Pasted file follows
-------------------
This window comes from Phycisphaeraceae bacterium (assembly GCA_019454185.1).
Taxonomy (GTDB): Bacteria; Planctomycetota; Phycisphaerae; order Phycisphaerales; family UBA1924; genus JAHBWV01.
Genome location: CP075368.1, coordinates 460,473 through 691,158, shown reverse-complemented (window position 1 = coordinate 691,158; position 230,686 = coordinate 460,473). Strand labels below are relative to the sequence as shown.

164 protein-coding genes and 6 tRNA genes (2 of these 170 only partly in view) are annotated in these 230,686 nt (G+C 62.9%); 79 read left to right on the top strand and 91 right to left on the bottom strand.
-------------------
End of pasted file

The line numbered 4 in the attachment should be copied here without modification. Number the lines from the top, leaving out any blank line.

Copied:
164 protein-coding genes and 6 tRNA genes (2 of these 170 only partly in view) are annotated in these 230,686 nt (G+C 62.9%); 79 read left to right on the top strand and 91 right to left on the bottom strand.